This course considers space as a structuring principle of social life and as a product of political activity. It treats space as a dynamic force animating human existence rather than as its static backdrop.
This course is focused on preparing students to do anthropological fieldwork and develop their own research projects. Through concrete case studies and practical exercises students will be introduced to different approaches to developing research problems, conducting research, and ethnographic writing.
This is a full year research and writing seminar limited to senior honors candidates. The course is intended to provide students with practical guidance and advice during the thesis writing process through structured assignments and peer feedback on work-in-progress.
This course is part seminar, part practicum. Its purpose is to help students conceptualize and design a research project, to craft effective research and grantproposals, and to prepare for ethnographic and archival work. The first and longest part of the course will focus on formulating a researchable project, in all its various elements; how to write a statement of problem, to frame arguments/theses, to situate work in the appropriate anthropological literature/s, to develop a methodological approach, and techniques,...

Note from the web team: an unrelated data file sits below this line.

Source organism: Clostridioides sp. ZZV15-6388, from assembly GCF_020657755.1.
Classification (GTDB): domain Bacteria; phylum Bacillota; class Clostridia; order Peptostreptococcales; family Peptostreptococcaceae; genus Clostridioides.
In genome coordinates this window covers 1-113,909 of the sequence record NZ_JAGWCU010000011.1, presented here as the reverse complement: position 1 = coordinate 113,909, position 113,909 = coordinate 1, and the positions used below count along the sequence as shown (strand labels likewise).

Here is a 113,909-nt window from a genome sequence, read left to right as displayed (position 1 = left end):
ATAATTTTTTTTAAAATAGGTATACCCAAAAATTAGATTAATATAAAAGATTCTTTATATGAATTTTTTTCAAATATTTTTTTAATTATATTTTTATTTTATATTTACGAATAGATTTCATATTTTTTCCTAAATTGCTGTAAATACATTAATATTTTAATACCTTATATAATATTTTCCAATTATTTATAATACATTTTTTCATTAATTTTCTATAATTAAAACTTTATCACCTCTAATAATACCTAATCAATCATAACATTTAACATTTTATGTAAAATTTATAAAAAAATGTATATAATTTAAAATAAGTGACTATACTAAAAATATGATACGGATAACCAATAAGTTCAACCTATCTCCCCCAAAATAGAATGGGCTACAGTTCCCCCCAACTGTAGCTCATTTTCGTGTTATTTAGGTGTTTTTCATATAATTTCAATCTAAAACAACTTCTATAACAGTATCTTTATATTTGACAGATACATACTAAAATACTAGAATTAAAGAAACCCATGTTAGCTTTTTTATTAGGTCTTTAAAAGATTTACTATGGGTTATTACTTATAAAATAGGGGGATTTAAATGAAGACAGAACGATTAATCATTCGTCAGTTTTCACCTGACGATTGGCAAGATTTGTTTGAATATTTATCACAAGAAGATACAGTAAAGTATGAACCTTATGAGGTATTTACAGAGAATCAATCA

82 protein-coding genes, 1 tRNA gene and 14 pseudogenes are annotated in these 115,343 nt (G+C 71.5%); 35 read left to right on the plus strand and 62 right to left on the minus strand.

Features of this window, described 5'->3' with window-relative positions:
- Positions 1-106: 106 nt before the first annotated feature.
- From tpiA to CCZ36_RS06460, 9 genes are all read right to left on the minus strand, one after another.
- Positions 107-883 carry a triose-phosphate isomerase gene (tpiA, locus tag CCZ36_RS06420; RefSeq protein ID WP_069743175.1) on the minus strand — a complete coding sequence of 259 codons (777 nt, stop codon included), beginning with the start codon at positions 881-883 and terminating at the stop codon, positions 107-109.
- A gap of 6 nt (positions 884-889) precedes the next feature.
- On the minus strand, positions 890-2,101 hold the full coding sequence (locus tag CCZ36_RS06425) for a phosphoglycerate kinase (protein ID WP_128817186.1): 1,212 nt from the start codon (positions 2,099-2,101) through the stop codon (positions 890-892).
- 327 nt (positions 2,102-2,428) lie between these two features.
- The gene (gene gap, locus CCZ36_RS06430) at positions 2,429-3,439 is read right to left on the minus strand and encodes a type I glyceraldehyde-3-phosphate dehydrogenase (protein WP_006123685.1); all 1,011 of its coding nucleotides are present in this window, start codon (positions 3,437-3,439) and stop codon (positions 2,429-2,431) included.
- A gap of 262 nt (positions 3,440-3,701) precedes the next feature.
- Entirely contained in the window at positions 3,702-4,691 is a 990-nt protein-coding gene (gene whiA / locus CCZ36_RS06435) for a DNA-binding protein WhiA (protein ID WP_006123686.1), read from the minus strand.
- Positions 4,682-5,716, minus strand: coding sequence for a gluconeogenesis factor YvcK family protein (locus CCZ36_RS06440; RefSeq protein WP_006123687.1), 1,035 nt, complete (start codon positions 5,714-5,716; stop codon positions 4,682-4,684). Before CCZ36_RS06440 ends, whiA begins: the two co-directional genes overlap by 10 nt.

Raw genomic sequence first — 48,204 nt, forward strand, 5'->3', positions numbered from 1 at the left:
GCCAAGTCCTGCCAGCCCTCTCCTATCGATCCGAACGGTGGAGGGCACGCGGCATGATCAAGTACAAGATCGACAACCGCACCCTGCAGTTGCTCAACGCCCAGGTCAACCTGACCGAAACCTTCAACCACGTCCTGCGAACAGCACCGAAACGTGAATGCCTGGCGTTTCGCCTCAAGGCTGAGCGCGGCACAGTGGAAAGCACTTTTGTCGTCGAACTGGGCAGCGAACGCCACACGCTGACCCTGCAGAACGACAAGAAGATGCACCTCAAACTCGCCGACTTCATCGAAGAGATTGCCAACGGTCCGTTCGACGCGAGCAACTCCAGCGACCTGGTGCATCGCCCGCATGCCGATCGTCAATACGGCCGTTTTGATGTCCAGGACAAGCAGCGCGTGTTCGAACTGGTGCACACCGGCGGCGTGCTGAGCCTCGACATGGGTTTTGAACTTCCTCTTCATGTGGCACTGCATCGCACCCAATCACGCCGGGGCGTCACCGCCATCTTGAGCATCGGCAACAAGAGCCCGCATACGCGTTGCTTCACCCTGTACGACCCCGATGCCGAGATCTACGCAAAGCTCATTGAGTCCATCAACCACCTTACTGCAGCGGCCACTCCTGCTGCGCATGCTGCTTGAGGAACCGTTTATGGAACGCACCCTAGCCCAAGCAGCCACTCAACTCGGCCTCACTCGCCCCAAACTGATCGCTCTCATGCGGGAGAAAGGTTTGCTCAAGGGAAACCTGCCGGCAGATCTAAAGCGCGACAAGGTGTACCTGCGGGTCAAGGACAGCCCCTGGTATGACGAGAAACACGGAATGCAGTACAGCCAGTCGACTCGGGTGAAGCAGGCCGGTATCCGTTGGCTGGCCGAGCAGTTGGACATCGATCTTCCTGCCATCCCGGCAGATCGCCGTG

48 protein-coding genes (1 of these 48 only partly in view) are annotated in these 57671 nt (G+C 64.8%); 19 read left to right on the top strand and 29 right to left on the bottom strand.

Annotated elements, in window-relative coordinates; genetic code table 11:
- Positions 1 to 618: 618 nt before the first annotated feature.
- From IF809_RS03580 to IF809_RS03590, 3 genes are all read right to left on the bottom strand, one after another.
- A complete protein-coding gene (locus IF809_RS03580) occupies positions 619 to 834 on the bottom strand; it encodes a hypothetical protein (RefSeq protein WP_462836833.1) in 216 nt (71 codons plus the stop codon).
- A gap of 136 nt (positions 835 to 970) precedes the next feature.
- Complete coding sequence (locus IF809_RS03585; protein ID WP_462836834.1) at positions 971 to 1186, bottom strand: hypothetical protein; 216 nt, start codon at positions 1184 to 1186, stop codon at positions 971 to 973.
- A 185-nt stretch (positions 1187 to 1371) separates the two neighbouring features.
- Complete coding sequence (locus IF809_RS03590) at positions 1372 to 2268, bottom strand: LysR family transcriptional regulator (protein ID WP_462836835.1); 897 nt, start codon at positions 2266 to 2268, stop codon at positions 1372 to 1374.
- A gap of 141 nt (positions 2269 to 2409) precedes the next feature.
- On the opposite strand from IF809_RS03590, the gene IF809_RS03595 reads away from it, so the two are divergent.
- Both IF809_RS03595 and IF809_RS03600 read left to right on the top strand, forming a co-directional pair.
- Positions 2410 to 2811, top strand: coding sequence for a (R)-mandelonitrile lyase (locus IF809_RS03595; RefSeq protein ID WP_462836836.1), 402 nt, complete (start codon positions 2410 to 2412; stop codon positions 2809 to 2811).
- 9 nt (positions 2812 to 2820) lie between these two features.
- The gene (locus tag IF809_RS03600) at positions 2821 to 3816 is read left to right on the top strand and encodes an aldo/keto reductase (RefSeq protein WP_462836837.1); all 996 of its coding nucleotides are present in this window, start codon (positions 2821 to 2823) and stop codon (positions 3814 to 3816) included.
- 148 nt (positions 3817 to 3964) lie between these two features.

Prof. Michael Puett Mon. and Wed. 12:00 PM - 1:15 PM CGIS South S010
What is the best way to live a fuller and more ethical life? Concretely what should we do to begin to live in a more flourishing and inspiring way? Questions such as these were at the heart of philosophical debates in China. The answers that classical Chinese thinkers developed in response to these questions are among the most powerful in human history. Regardless of whether one agrees with them...
Profs. Arthur Kleinman, Salmaan Keshavjee, Anne Becker, and Paul Farmer Tues. and Thurs. 10:30 AM - 11:45 AM Science Center Hall B
If you are sick or hurt, whether you live or die depends not only on biological factors, but social ones: who you are and where you are, what sort of healthcare system is available to help you survive, and what kind of care is available to help you recover, if society believes you deserve it.
Prof. Julia Fierman Mon. 6:00 PM - 8:45 PM Tozzer 203
This seminar focuses on the anthropology of Latin America in the context of late capitalism to understand the political, economic, and cultural consequences of particular modes of production and the social worlds they create.
Prof. Joyhanna Garza Mon. and Weds. 10:30 AM - 11:45 AM Tozzer 102
Ethnic studies is the critical interdisciplinary study of race, ethnicity, and indigeneity as understood from the intellectual, political, and cultural histories and perspectives of minoritized groups in the United States. Ethnic studies scholars analyze the social dynamics of race, racism, and various forms of institutionalized violence including the historical and lasting legacies of colonialism, chattel slavery, US imperalism, white supremacy, and more.... Read more about ANTHRO 1707 - Ethnic Studies, Anthropology, and the Transpacific Ethnography of Asian America